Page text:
Judge Clark Douglas wishes James Ivory had agreed to direct a segment of this film.
The ultimate midnight movie!
"Look out! The sperm is coming!"
Facts of the Case
The last drive-in theatre in America is about to be shut down, but not before owner Cecil B. Kaufman (Richard Riehle, Office Space) treats an excited audience to a quartet of rare, never-before-seen horror classics. On tap for the evening? The sperm-soaked monster movie Wadzilla, the S&M beach musical I Was a Teenage Werebear, the black-and-white alternate history lesson The Diary of Anne Frankenstein, and the feces-obsessed shocker Deathication. It's going to be a wild, blood-soaked night.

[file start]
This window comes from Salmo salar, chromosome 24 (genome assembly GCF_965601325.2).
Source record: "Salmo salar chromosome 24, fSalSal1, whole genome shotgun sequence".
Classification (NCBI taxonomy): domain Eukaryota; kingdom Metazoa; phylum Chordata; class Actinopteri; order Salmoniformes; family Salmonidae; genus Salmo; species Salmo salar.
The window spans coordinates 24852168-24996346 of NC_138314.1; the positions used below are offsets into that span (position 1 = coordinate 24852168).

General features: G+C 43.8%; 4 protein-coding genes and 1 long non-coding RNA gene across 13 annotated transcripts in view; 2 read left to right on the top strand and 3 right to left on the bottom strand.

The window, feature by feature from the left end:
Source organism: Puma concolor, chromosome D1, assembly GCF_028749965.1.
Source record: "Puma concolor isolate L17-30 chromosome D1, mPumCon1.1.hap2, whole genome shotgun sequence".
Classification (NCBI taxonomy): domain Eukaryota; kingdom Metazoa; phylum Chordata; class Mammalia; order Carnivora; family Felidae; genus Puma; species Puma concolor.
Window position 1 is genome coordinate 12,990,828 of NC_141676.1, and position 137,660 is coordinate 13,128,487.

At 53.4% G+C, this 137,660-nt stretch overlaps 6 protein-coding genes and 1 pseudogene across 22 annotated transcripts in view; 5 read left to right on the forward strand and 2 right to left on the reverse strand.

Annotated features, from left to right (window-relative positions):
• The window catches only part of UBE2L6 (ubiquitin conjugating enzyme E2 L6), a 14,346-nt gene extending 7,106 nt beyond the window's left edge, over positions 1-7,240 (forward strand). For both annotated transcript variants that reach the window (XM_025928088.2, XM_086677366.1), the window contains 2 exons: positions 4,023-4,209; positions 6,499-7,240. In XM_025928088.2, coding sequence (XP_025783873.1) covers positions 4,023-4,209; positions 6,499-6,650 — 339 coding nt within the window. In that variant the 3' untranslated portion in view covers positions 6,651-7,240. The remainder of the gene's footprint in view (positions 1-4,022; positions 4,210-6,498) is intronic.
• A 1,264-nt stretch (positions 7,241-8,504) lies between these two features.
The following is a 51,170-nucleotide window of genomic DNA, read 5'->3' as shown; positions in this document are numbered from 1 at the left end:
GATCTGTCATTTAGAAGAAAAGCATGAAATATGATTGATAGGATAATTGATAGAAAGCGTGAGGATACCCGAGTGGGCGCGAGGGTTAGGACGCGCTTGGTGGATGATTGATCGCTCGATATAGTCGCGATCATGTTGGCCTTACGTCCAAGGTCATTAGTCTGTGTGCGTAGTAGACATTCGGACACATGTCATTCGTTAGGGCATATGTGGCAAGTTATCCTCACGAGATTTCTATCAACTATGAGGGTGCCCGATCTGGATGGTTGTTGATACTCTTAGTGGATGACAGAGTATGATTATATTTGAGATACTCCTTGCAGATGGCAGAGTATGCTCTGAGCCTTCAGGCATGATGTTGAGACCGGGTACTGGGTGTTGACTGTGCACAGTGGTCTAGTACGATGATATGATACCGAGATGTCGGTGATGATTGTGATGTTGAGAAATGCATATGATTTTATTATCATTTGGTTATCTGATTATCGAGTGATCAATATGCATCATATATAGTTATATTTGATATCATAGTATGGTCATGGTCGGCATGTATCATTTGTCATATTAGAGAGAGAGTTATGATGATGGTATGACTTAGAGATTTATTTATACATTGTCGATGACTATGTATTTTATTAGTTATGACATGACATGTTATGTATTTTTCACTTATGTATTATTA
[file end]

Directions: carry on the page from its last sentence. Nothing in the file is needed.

Of all the horror anthologies I've seen, Chillerama is unquestionably the silliest, the goriest, the wildest and the most endearing. I can't say that it's particularly good, but it's kind of thrilling to see the kind of go-for-broke, no-holds-barred gusto which has been put into this childish yet loving tribute to schlocky B-movies. To be sure, it's not for the average viewer: the level of crass humor and bloodshed on display would easily earn the flick an NC-17 rating (it mixes sex and violence more literally than most films, as a frighteningly large number of the death scenes involve genitalia or bodily fluids). After that, those who can stomach the gross-out material the film has to offer will likely be sharply divided on whether or not any of this stuff is actually funny (it never approaches being genuinely scary, though it isn't really supposed to be). A lot of it didn't really work for me, but the general spirit of the thing (particularly in contrast to a cheap, cynical cash-in like George A. Romero's Deadtime Stories) kept me smiling even as I was shaking my head at the groan-worthy gags.